By: James Robert Haft
Truce in China-US Trade War
Phase 1 Deal to be signed in Washington on 15 January
After US President Donald Trump unilaterally announced on Twitter New Year’s Eve day, “I will be signing our very large and comprehensive Phase One Trade Deal with China on January 15,” the South China Morning Star (SCMS) reported that the Chinese delegation to be led by Vice Premier Liu He decided to revise their travel plans to fit this new schedule.
While no official announcement has yet to be made, the Chinese, who were to travel to Washington to sign the deal during the first week of January, are now expected to arrive on 13 January and return on 16 January, and while Trump also tweeted, “At a later date I will be going to Beijing where talks will begin on Phase Two!”, the Chinese have remained silent about any invitation for an official state visit by the president.
This agreement comes after very difficult back-and-forth negotiations over the past 19 months since Trump initiated the trade war and each country raised tariffs tit for tat during this time.
On 7 February 2018, the first tariffs announced by the US as a ‘global safeguard’ placed a 30 percent tax on all solar panel imports except from Canada, which was worth USD8.5 billion, and a 20 percent tax on washing machine imports, worth USD1.8 billion. After that they went after steel and aluminium imports imposing tariffs of 25 and 10 percent respectively, except on Argentina, Australia, Brazil and South Korea.
China then retaliated by announcing a 178.6 percent anti-dumping duty on imports of sorghum from the US.
By 13 December 2019 when the Phase One agreement was reached, total US tariffs imposed on only Chinese goods had reached a value of USD550 billion while the China tariffs on American products were worth USD185 billion.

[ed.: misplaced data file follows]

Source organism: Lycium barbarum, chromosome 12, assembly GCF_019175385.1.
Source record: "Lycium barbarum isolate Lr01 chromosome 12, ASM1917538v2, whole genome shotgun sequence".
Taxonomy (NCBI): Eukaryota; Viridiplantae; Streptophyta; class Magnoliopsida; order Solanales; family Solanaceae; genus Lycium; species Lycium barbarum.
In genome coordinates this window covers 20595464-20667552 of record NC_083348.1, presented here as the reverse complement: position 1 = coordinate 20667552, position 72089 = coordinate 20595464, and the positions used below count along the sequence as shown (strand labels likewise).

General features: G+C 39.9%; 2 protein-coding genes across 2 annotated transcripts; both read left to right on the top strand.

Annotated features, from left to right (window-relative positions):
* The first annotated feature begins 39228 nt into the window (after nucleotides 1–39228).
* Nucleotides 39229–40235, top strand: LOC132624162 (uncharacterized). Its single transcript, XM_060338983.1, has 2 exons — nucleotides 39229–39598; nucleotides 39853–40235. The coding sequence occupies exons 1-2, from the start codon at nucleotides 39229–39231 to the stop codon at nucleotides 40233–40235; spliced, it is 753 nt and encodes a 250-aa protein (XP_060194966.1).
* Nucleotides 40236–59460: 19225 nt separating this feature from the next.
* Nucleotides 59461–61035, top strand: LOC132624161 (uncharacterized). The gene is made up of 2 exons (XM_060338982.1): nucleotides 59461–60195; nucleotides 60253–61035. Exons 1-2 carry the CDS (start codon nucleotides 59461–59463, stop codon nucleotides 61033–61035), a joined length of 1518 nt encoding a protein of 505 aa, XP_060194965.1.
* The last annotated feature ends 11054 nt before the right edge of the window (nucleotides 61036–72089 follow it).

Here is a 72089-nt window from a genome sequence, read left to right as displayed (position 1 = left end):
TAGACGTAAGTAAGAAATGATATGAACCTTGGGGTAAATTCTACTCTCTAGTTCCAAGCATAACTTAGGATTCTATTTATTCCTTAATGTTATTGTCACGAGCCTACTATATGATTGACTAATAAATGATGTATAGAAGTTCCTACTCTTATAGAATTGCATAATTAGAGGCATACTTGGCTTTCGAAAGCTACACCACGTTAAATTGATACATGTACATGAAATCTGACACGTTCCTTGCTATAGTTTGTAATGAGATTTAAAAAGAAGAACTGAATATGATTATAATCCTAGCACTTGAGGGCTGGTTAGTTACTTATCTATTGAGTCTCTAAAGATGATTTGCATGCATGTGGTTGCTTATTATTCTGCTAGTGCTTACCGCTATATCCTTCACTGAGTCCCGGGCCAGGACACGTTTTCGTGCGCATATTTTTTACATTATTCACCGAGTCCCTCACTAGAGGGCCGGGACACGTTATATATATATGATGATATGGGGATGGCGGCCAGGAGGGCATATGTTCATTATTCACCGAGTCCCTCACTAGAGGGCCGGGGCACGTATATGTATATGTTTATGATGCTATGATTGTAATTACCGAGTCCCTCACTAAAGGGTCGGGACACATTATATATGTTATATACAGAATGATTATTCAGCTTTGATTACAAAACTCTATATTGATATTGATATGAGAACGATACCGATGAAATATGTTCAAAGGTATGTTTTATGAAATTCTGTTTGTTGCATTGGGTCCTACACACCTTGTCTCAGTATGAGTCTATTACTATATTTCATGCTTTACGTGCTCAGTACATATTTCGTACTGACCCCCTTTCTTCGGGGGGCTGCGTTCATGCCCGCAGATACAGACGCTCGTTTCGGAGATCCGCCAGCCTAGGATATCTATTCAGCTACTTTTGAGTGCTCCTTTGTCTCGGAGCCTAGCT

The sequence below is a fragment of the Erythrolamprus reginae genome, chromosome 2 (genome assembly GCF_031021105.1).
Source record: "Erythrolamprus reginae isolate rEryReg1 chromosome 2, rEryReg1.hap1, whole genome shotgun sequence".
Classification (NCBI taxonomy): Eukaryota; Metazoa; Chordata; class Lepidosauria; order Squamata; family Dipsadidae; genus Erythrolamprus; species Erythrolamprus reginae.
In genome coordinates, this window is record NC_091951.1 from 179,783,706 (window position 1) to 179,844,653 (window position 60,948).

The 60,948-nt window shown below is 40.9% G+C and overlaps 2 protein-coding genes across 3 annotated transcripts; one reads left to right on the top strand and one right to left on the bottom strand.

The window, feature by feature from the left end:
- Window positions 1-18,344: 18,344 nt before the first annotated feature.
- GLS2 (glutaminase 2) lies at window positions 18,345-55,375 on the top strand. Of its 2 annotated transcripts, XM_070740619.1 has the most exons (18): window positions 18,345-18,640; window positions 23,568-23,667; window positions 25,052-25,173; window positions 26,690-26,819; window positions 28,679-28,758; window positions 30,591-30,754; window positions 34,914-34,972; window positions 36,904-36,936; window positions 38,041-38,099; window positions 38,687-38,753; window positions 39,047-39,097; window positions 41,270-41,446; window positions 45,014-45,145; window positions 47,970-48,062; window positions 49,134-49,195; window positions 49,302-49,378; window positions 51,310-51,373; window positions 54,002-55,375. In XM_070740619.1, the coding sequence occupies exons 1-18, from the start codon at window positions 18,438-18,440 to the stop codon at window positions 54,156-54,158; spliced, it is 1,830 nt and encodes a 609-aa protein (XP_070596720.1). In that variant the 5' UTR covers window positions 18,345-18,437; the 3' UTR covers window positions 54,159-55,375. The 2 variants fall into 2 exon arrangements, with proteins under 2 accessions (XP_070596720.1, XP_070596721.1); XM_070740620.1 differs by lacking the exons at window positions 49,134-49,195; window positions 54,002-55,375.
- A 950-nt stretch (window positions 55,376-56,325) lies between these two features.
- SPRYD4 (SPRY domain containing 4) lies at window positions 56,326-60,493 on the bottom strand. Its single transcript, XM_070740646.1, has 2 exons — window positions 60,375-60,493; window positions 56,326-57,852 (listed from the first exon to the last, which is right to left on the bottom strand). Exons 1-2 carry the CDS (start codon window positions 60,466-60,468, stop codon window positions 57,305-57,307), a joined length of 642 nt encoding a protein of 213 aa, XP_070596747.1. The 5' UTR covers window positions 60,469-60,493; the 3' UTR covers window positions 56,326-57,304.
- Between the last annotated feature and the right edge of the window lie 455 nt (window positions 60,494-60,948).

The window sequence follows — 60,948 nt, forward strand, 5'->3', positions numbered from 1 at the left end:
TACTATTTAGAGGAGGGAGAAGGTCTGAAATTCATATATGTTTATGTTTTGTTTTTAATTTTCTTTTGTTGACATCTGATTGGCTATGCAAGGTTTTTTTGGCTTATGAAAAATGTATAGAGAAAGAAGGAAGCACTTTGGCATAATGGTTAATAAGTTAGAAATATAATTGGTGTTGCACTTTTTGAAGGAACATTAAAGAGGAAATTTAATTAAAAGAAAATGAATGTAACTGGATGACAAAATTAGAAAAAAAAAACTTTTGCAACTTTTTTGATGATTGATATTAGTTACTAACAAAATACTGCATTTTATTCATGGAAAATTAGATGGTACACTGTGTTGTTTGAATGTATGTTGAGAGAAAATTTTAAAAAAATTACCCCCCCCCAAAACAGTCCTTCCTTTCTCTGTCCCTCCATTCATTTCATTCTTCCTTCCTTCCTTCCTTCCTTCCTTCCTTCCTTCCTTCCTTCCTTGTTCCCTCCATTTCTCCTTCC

While full terms of the 86-page agreement have not been revealed as they say it is still being translated, it is expected that the US has agreed not to impose new tariffs on USD160 billion of Chinese imports such as smartphones and toys. In return, China says it will buy more US farming products and make fresh commitments to improve intellectual property protections.
When announcing the agreement, the US said they see farm purchases made by China growing by USD40 billion annually over two years while their food, energy, manufactured goods and services exported to China should increase by USD200 billion.
However, there are concerns as the agreement is said to remain vague as to exactly what China has agreed to buy and on what timeline. They say purchase commitments are being left out to protect commodity markets.
The next question is when negotiations on Phase Two will be initiated. President Trump is, of course, presenting this as a win to gain political advantage for his reelection campaign. China, on the other hand, is remaining somewhat quiet, just happy to avoid additional tariffs.
There are experts who question whether this agreement will resolve the long-running tensions between the US and China.
Shehzad Qazi, of the economic observatory China Beige Book, said, “The deal will ultimately be weighed in terms of how much it does to address structural issues like intellectual property and market access.
“The push for financial decoupling and, of course, the larger technological competition are also all here to stay. Trump’s trade war may have been the opening salvo of a long drawn conflict.”